“It was mostly passing unnoticed,” Alexander said. “It looked at first like it might vanish without a trace.”

Still, he had gotten the book into the hands of some of his heroes, and their reaction made all the difference to him. Fantasy author Jane Yolen loved it. Peter S. Beagle loved it. Ursula K. LeGuin blogged about it, calling it “endearing and haunting.” She wrote, “I wish I’d read it when I was 11.”

“That line gives me great comfort,” Alexander said. “That happened fairly early, and that satisfied me. That was enough. That was absolutely enough.”

But then came October, and Alexander’s 36th birthday, and the phone call from the folks at the National Book Foundation.

A week in New York

Iris was just 2 weeks old when Alexander and his wife headed for New York in November for four days of celebration, bookstore visits and readings. “Nobody knew who the winners would be — it hadn’t actually been decided yet,” he said. “The whole vibe, the camaraderie of it, felt not at all competitive. We were all thrilled to be there.”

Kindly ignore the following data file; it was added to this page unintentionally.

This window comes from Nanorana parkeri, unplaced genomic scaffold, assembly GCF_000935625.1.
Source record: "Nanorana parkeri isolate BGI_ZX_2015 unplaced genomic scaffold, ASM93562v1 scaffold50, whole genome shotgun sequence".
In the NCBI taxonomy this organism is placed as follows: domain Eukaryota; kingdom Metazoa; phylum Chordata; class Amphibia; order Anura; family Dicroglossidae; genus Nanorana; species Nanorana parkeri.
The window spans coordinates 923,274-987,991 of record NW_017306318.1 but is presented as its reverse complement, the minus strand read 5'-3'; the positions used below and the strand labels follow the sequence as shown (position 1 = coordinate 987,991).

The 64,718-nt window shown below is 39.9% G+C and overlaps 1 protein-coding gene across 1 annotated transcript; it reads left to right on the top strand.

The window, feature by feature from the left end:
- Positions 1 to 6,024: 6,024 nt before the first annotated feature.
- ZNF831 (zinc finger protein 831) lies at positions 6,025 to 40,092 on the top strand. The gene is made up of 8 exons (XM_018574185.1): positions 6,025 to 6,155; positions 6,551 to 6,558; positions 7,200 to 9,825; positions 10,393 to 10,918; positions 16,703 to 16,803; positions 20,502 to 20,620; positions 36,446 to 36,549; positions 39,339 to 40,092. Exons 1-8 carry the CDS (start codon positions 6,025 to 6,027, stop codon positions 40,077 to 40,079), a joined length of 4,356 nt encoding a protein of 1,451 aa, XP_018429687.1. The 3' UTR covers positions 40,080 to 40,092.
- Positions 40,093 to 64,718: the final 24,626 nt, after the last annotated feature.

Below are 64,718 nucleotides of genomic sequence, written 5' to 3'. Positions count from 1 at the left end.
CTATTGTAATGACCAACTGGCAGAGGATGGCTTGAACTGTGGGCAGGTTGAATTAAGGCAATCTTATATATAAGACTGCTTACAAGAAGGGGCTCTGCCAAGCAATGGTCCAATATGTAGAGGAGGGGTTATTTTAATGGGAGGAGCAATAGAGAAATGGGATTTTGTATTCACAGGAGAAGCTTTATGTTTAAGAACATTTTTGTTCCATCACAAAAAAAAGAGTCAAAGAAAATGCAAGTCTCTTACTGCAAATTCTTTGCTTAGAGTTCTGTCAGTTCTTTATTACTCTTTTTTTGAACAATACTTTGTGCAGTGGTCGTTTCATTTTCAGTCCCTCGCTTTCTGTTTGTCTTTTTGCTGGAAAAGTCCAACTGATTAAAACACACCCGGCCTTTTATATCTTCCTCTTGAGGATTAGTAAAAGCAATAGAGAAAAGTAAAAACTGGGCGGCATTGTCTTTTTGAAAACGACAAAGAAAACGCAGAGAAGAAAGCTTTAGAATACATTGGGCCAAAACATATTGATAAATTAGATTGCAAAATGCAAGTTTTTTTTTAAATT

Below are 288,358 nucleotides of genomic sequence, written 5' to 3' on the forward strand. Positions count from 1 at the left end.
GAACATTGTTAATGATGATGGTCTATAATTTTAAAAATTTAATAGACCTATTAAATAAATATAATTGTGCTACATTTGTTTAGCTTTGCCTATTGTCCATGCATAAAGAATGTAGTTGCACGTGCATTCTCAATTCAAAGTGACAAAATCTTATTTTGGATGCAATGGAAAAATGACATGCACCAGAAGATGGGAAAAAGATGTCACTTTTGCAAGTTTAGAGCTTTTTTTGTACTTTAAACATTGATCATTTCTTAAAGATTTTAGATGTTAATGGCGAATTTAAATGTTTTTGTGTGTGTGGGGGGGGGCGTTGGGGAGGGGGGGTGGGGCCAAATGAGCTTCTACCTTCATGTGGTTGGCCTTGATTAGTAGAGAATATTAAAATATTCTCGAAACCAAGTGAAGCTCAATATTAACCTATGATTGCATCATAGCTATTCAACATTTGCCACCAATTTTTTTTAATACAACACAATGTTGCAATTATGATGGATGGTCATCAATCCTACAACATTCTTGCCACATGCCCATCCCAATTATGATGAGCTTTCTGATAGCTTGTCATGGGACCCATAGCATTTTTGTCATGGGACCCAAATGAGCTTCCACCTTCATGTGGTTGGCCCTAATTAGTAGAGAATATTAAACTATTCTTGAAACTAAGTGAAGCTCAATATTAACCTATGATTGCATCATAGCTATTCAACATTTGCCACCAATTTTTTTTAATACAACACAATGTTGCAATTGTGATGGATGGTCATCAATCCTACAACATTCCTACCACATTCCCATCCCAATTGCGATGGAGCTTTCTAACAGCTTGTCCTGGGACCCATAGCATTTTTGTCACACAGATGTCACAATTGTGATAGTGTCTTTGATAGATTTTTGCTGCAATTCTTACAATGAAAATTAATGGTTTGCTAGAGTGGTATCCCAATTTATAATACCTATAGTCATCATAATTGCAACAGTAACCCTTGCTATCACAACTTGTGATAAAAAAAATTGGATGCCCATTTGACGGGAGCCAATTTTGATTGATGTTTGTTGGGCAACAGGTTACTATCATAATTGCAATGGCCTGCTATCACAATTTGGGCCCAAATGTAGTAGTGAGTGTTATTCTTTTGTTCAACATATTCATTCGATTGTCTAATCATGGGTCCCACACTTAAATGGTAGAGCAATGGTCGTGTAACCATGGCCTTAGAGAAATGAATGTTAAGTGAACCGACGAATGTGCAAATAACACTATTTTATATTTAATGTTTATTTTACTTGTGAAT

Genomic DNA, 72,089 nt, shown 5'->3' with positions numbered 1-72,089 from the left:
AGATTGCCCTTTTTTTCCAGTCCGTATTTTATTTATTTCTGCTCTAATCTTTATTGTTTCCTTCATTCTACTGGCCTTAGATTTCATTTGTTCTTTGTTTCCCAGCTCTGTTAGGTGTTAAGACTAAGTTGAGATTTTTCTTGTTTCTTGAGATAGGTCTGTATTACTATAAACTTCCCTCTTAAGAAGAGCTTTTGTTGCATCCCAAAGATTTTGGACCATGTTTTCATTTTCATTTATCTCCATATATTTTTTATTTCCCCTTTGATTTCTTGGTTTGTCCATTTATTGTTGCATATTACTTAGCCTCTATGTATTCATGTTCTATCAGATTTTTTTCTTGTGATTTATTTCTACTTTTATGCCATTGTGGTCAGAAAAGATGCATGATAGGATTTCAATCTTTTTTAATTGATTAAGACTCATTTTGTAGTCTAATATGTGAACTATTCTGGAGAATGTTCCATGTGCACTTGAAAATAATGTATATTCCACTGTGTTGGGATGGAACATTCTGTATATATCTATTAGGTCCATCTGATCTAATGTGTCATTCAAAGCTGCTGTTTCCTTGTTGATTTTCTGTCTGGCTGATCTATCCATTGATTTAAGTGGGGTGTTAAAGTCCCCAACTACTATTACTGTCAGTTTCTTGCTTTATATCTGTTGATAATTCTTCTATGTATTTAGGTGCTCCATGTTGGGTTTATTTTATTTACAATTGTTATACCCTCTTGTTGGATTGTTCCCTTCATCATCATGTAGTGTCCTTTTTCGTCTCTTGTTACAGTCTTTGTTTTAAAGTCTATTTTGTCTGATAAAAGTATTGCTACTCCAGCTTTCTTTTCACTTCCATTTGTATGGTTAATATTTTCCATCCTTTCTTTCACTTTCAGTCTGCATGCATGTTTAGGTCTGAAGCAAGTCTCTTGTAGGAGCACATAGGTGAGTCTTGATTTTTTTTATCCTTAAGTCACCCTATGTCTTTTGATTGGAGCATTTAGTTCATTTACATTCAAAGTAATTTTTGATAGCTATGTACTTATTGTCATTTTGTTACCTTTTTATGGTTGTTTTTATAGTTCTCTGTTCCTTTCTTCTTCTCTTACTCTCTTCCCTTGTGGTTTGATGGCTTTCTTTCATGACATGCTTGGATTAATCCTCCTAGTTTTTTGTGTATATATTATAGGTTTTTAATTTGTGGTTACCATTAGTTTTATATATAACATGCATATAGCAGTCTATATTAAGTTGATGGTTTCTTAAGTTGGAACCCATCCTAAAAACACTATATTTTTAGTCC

He tried not to feel unworthy. The other finalists in young people’s literature had written “some really heart-wrenchingly beautiful material, and here I am, writing about goblins.

“I did prepare a speech. I thought of it like being an understudy.”

When his name was called he made his way, leaning on his cane, to the podium, only to find that his speech was still in his wife’s purse.

The aftereffects of winning have been modest but important. His book didn’t bomb, but became a bestseller. His publisher decided to release an audiobook, and Alexander, ever the actor, wondered if he could record it himself. He sent a recording of himself reading in an old northeast Minneapolis movie theater, and it got him the job.

His second book, “Ghoulish Song” (which also takes place in Zombay), was already finished, and he was deep into his third book, “Ambassador” (a sci-fi book set in the Twin Cities and Outer Space). “So the feeling of ‘How do I follow this up?’ wasn’t a factor,” he said.

“I’m writing the books that I want to write. I’m actually going to get paid to write them. There’s a sense of stability. There’s also more pressure: These books should not suck.

“The show is the same. The audience just got bigger.”